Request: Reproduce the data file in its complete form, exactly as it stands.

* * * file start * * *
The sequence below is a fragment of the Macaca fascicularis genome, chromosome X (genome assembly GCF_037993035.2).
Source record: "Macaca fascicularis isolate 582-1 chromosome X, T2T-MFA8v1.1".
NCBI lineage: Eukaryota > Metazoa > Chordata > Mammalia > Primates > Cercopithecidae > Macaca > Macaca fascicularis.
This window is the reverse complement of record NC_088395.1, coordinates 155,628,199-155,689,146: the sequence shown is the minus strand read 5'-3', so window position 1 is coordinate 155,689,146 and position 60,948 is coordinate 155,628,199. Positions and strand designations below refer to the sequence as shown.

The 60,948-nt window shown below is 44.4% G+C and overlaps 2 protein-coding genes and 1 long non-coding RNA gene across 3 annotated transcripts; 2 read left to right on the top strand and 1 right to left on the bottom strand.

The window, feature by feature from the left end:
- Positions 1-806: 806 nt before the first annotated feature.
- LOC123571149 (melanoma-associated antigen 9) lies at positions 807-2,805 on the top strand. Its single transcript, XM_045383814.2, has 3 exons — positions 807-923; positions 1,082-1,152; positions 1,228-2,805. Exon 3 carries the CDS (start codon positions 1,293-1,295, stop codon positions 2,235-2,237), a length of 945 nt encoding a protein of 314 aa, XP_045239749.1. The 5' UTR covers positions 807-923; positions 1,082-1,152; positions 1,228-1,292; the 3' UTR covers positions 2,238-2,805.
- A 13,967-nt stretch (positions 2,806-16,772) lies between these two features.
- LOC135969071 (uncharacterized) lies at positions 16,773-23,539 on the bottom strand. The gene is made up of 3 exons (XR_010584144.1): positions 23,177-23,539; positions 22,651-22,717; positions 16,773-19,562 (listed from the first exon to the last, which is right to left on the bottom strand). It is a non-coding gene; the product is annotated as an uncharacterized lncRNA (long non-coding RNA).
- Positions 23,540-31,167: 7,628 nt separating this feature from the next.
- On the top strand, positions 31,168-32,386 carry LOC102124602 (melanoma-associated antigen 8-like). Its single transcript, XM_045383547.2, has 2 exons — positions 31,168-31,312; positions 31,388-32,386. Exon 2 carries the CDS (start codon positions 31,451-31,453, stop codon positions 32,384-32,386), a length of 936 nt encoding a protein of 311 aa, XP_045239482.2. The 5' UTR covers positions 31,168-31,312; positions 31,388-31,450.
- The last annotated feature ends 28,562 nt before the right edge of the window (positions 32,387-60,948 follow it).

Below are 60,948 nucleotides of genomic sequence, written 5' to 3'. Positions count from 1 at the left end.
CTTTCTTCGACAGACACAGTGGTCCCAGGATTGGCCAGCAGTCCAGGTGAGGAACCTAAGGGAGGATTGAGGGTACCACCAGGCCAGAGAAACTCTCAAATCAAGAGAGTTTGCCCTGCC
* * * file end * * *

The sequence below is a fragment of the Macaca fascicularis genome, chromosome X (genome assembly GCF_037993035.2).
Source record: "Macaca fascicularis isolate 582-1 chromosome X, T2T-MFA8v1.1".
NCBI lineage: Eukaryota > Metazoa > Chordata > Mammalia > Primates > Cercopithecidae > Macaca > Macaca fascicularis.
This window is the reverse complement of record NC_088395.1, coordinates 155,628,199-155,689,146: the sequence shown is the minus strand read 5'-3', so window position 1 is coordinate 155,689,146 and position 60,948 is coordinate 155,628,199. Positions and strand designations below refer to the sequence as shown.

The 60,948-nt window shown below is 44.4% G+C and overlaps 2 protein-coding genes and 1 long non-coding RNA gene across 3 annotated transcripts; 2 read left to right on the top strand and 1 right to left on the bottom strand.

The window, feature by feature from the left end:
- Positions 1-806: 806 nt before the first annotated feature.
- LOC123571149 (melanoma-associated antigen 9) lies at positions 807-2,805 on the top strand. Its single transcript, XM_045383814.2, has 3 exons — positions 807-923; positions 1,082-1,152; positions 1,228-2,805. Exon 3 carries the CDS (start codon positions 1,293-1,295, stop codon positions 2,235-2,237), a length of 945 nt encoding a protein of 314 aa, XP_045239749.1. The 5' UTR covers positions 807-923; positions 1,082-1,152; positions 1,228-1,292; the 3' UTR covers positions 2,238-2,805.
- A 13,967-nt stretch (positions 2,806-16,772) lies between these two features.
- LOC135969071 (uncharacterized) lies at positions 16,773-23,539 on the bottom strand. The gene is made up of 3 exons (XR_010584144.1): positions 23,177-23,539; positions 22,651-22,717; positions 16,773-19,562 (listed from the first exon to the last, which is right to left on the bottom strand). It is a non-coding gene; the product is annotated as an uncharacterized lncRNA (long non-coding RNA).
- Positions 23,540-31,167: 7,628 nt separating this feature from the next.
- On the top strand, positions 31,168-32,386 carry LOC102124602 (melanoma-associated antigen 8-like). Its single transcript, XM_045383547.2, has 2 exons — positions 31,168-31,312; positions 31,388-32,386. Exon 2 carries the CDS (start codon positions 31,451-31,453, stop codon positions 32,384-32,386), a length of 936 nt encoding a protein of 311 aa, XP_045239482.2. The 5' UTR covers positions 31,168-31,312; positions 31,388-31,450.
- The last annotated feature ends 28,562 nt before the right edge of the window (positions 32,387-60,948 follow it).

Below are 60,948 nucleotides of genomic sequence, written 5' to 3'. Positions count from 1 at the left end.
CTTTCTTCGACAGACACAGTGGTCCCAGGATTGGCCAGCAGTCCAGGTGAGGAACCTAAGGGAGGATTGAGGGTACCACCAGGCCAGAGAAACTCTCAAATCAAGAGAGTTTGCCCTGCC